Regardless of readers’ specific views on Prop. 8, today the Court decided an important question about standing — and it got it wrong. Hollingsworth v. Perry will have serious repercussions that extend far beyond the same-sex marriage debate. Today’s decision could spell disaster for any group that successfully sponsors an initiative and tries to defend its constitutionality in federal court. This matters not just to California, but the 26 other states that also use initiative processes.
First, here’s the legal background: to bring a case in federal court a party must establish standing — that he has suffered some harm that a court can cure. Here’s what happened leading up to the Court’s decision today. California state voters passed a ballot initiative (Prop. 8) to amend the California Constitution to define marriage as a union between a man and a woman. Same-sex couples who wished to marry filed suit in federal court, naming as defendants state officials responsible for enforcing the state’s marriage laws. But the officials refused to defend the law. After the district court allowed the initiative’s official proponents to intervene in the case and defend it. When the district court declared Prop. 8 unconstitutional, its proponents appealed to the Ninth Circuit. That court asked the California Supreme Court whether the proponents of a ballot initiative have authority to assert the State’s interest in defending the constitutionality of that initiative if the public officials refused. The California Supreme Court held that proponents could defend such measures in court. The Ninth Circuit accepted that holding.
Today, in a 5-4 decision, the Supreme Court said the proponents did not have standing to appeal. Chief Justice Roberts ruled for the Court that Prop. 8’s proponents don’t have standing because they merely have a general grievance and aren’t affected in a “personal and individual way.” He admits that the proponents did have a special role during the initiative process – they were responsible for collecting signatures and filing the measure with election officials – but Roberts writes that role ended once voters approved the proposition. Thus, he asserts, they have no personal stake in defending Prop. 8’s enforcement “that is distinguishable from the general interest of every citizen in California.” Further, the majority opinion rejects the proponents’ agreement that they are authorized by the California Supreme Court to act as “agents” of the people of California for purposes of defending the measure.
Justices Thomas, Alito, and Sotomayor joined in Justice Kennedy’s persuasive dissent, in which he correctly asserts that the Prop. 8 proponents should have standing. He points out that the majority’s opinion does not take into account “the fundamental principles or the practical dynamics of the initiative system in California, which uses [that] mechanism to control and to bypass public officials — the same officials who would not defend the initiative.” Kennedy rightly explains that the initiative system’s primary purpose is to give people “the ability to propose and to adopt constitutional amendments or statutory provisions that their elected public officials had refused or declined to adopt.” The dissent asserts California should decide what role proponents play in enforcing initiatives, not the Supreme Court. Kennedy also points out the irony in the majority’s approach. Though an important part of justiciability is to “ensure vigorous advocacy,” he states that the majority departs from that idea, “insist[ing] upon litigation conducted by state officials whose preference is to lose the case.” This excerpt from the dissent sums it up: “The essence of democracy is that the right to make law rests in the people and flows to the government, not the other way around. Freedom resides first in the people without need of a grant from government. The California initiative process embodies these principles and has done so for over a century … The Court today frustrates that choice by nullifying for failure to comply with the Restatement of Agency, a State Supreme Court decision holding that state law authorizes an enacted initiative’s proponents to defend the law if any when the State’s usual legal advocates decline to do so.”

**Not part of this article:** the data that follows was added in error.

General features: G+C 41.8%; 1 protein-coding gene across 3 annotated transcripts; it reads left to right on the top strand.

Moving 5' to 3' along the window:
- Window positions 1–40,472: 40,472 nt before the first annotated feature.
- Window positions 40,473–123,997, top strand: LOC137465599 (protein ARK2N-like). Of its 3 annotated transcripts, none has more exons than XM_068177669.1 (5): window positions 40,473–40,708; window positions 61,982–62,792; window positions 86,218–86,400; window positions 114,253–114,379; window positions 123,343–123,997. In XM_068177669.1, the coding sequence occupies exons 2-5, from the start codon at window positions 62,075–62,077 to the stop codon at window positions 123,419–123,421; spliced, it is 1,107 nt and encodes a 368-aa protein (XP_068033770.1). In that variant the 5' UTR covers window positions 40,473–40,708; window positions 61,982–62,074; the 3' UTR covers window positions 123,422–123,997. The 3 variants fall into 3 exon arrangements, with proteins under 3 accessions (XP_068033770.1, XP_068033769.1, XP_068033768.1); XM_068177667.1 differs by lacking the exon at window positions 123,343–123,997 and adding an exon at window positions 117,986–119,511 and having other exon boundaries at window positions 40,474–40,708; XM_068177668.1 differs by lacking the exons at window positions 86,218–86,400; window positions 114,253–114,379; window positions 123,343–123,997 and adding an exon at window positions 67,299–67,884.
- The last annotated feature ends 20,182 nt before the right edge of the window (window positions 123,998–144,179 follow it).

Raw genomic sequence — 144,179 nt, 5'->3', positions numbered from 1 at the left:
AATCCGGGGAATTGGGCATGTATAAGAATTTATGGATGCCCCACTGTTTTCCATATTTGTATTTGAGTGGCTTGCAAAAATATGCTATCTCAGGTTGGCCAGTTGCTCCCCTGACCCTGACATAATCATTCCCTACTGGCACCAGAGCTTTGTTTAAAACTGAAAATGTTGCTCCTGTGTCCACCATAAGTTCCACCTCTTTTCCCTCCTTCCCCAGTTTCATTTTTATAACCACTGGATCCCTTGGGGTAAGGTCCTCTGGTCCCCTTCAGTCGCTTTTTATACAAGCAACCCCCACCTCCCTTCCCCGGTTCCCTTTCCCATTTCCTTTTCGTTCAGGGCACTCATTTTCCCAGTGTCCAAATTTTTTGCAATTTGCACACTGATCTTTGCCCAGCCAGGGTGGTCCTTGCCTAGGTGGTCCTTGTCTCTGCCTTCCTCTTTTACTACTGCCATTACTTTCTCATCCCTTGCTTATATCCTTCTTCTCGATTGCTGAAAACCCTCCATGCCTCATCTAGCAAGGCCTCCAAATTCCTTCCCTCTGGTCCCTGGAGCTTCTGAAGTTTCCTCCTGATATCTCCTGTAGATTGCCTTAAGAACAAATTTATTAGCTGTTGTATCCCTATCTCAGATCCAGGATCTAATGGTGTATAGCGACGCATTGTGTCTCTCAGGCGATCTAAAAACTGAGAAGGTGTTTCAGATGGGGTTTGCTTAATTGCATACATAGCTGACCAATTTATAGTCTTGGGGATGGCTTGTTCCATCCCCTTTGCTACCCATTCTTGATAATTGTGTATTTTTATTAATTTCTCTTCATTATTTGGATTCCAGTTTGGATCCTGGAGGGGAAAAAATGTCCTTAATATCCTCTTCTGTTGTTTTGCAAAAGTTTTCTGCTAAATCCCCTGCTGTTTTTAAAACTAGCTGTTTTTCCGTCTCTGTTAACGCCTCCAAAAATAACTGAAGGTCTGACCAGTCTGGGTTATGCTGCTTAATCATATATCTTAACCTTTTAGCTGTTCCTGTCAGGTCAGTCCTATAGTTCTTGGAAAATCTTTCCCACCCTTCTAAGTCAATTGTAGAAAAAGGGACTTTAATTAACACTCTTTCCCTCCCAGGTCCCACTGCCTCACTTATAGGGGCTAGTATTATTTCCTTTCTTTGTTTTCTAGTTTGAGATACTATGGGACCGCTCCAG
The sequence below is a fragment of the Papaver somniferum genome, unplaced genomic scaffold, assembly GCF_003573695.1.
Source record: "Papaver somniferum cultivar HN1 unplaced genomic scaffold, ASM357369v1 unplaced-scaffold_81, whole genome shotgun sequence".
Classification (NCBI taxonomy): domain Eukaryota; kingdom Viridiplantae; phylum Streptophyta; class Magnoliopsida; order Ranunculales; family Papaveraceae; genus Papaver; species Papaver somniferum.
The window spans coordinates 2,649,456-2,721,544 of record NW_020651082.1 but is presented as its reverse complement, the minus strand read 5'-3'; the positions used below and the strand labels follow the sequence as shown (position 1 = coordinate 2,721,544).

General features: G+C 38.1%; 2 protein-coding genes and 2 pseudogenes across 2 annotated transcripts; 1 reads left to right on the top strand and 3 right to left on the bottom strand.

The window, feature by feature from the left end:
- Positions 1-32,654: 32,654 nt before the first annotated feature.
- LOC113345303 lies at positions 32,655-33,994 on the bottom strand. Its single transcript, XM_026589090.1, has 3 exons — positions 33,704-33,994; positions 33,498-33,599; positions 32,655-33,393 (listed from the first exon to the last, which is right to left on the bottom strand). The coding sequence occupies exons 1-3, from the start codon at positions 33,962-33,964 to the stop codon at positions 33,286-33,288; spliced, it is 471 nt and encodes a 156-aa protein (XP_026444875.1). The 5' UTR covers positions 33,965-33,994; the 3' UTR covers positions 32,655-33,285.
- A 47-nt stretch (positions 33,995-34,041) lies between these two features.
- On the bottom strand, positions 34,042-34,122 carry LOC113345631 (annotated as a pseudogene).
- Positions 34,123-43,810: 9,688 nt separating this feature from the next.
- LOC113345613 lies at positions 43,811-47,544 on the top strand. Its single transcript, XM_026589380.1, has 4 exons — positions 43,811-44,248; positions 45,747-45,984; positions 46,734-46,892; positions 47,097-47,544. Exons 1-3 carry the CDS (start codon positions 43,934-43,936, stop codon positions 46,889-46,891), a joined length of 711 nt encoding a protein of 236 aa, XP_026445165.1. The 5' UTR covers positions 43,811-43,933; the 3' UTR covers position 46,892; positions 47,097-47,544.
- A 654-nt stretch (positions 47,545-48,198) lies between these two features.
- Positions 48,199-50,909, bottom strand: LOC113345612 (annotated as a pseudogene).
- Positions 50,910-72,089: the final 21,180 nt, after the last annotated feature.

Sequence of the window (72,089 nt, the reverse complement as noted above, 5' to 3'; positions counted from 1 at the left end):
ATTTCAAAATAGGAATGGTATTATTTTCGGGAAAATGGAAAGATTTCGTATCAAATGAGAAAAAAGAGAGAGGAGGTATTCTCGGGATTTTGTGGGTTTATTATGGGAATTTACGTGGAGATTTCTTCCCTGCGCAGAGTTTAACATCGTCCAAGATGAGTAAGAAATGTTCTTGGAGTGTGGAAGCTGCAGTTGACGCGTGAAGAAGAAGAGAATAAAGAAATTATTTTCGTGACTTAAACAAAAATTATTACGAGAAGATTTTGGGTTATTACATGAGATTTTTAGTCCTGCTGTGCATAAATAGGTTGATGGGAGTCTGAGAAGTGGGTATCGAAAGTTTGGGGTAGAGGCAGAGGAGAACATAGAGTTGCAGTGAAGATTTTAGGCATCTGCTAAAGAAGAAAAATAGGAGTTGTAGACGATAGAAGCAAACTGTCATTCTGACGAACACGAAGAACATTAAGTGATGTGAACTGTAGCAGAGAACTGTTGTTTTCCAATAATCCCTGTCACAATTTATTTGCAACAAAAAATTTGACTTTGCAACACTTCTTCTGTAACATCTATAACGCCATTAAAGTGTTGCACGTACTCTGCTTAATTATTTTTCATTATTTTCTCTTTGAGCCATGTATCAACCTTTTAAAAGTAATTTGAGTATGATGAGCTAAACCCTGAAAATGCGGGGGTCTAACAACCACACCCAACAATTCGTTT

PLF filed a brief in support of neither party in the Proposition 8 case. PLF’s brief argued two main points: (1) that sponsors’ standing to defend their ballot measures is grounded in the initiative power’s purpose, structure, and process; (2) sponsors’ standing ensures that the people of California and their rights, interests, and enactments will not be deprived of a defense if challenged in court. The brief explains that the purpose of the initiative process — to allow the people to exercise their sovereignty and bypass elected officials — bars elected officials from interfering by act or omission. The structure of the initiative process — which denies elected officials any role in approving or disapproving ballot measures — bars either direct or indirect vetoes of initiatives. The process of enacting initiatives makes sponsors the logical parties to defend their initiatives when elected officials refuse to do so. PLF attorneys are frequently called upon to enforce and defend ballot measures like California’s Prop. 209 (which prohibits the state from race-based discrimination in areas like public education and public employment).
Though Chief Justice Roberts claims he does not want to “engage in policymaking,” his decision supports a standing policy that gives state officials the ability to shirk their duties and it harms all state-authorized representatives who want to defend the constitutionality of initiative-enacted propositions. So whether you’re celebrating today’s Prop. 8 decision or lamenting it, it will be hard for supporters of states’ initiative processes to take the Court’s view on standing, sitting down.